Re: Amerind an offensive term (was: Early Amerind assimilation

Eric Brunner (
11 Aug 1996 02:59:42 GMT

Bryant ( wrote:
: In article <4udbdo$>,
: Eric Brunner <> wrote:
: >: >> Bryant wrote:
: >: Who said I'm an anthropologist?! Can you guys perhaps attack the
: >: content of my posts instead of using all these straw-man characterizations?
: >
: >Your post had limited content, since you addressed no standing litigation
: >issues. Sorry I didn't get around to pointing that out to you a few days
: >ago, my system was being user-unfriendly.

: Limited or no, and despite it's being rather tongue-in-cheek in nature,
: my post did posit a question which can be easily answered: Responding to
: the characterization of Euro- and Afro- and Asian-Americans as
: "squatters" (presumably on native american lands), I asked if other late
: comers (like the Dine who dispossessed pueblo groups of their lands)
: should also be considered "squatters."

The ease of the answer (possibly the inverse of the utility of the answer)
depends on what your question really means. Is your question framed in your
mind as a question of ethics, or morals, or laws?

If posed as a legal question, is the framework that of the Contact Period
Papacy, the origin of "International Law", or Spanish Law of the Indies, or
Post-Colonial, Pre-American Republic of Mexico Law, or that of the US under
the usual FIL framework (dependent nation), or a modern Hague IL framework,
or the overlapping Laws of the parties in conflict, the Dineh and Hopi, for
which there may be far less conflict of interests than is popularly reported.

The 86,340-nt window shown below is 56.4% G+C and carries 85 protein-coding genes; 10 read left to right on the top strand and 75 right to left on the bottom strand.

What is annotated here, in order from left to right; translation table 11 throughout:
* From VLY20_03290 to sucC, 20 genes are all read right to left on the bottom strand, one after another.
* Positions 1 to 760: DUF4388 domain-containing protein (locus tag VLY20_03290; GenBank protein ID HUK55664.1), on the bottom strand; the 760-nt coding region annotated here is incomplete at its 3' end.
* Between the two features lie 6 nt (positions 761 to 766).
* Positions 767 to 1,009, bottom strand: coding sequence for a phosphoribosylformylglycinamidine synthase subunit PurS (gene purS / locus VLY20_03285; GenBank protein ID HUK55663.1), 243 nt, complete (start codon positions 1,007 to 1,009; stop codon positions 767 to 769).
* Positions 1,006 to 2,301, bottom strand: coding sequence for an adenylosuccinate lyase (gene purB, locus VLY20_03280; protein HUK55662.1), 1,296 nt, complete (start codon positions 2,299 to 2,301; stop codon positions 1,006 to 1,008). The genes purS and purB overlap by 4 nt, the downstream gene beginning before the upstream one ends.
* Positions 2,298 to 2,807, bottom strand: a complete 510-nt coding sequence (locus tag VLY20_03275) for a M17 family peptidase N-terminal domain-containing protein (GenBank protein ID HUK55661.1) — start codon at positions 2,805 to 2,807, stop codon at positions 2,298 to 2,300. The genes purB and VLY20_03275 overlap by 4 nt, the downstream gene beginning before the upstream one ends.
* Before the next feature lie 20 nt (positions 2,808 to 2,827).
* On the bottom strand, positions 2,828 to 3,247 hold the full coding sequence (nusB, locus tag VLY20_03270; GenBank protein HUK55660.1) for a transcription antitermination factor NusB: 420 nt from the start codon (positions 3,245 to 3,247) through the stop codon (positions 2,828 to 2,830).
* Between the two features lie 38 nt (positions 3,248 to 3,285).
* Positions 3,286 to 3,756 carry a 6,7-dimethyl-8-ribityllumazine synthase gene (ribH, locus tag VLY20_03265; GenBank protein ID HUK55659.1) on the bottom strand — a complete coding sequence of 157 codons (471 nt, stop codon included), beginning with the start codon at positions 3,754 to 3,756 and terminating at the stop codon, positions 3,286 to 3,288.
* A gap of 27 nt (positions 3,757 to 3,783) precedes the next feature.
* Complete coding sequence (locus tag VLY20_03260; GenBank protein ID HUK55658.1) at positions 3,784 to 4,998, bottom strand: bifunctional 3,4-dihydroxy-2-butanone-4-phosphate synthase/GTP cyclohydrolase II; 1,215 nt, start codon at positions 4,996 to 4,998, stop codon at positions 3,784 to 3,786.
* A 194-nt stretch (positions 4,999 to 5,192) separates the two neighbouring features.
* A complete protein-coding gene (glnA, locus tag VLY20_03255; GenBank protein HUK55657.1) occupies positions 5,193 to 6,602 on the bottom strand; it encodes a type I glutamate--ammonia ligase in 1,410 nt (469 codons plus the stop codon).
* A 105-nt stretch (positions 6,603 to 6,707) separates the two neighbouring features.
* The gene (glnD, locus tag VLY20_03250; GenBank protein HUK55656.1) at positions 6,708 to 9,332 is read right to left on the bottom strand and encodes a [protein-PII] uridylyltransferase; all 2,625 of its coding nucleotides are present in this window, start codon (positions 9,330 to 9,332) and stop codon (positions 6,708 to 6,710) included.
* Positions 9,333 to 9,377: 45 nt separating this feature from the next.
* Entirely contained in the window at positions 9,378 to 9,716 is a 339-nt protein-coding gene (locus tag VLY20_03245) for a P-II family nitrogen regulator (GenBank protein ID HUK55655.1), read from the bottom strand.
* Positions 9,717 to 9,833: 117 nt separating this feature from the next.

If posed as a moral or ethical question, do everyone the kindness of forming
a useful and reasonably complete frame for your interloqutors to engage in,
one as reasonably filled-out as the legal one you seem to be so unwilling to
accept as the clearest, and preferred by the parties at interest.

: >: What was "patently aggressive" about my post? The smilies?
: >
: >No. The posit that equity of land claims conflicts (US vs Native Nations)
: >and intra-Native Nation claims, based upon an absence of actual litigation
: >interests. In short, constructive fraud, or aggressive ignorance. Pick one.

: There was nothing aggressive or fraudulent in my post.

For the definition of constructive fraud, see Black's dictionary. For the
defintion of aggressive ignorance I don't know where to refer you. Stick
to cases, or argue abstractions. Pick one.

: Are you a lawyer?

If you need an attorney, there is no venue within USENET which I would
recommend for initiating a contract for representation. If you need an
attorney, contract your local bar association.

: Bryant

Eric Brunner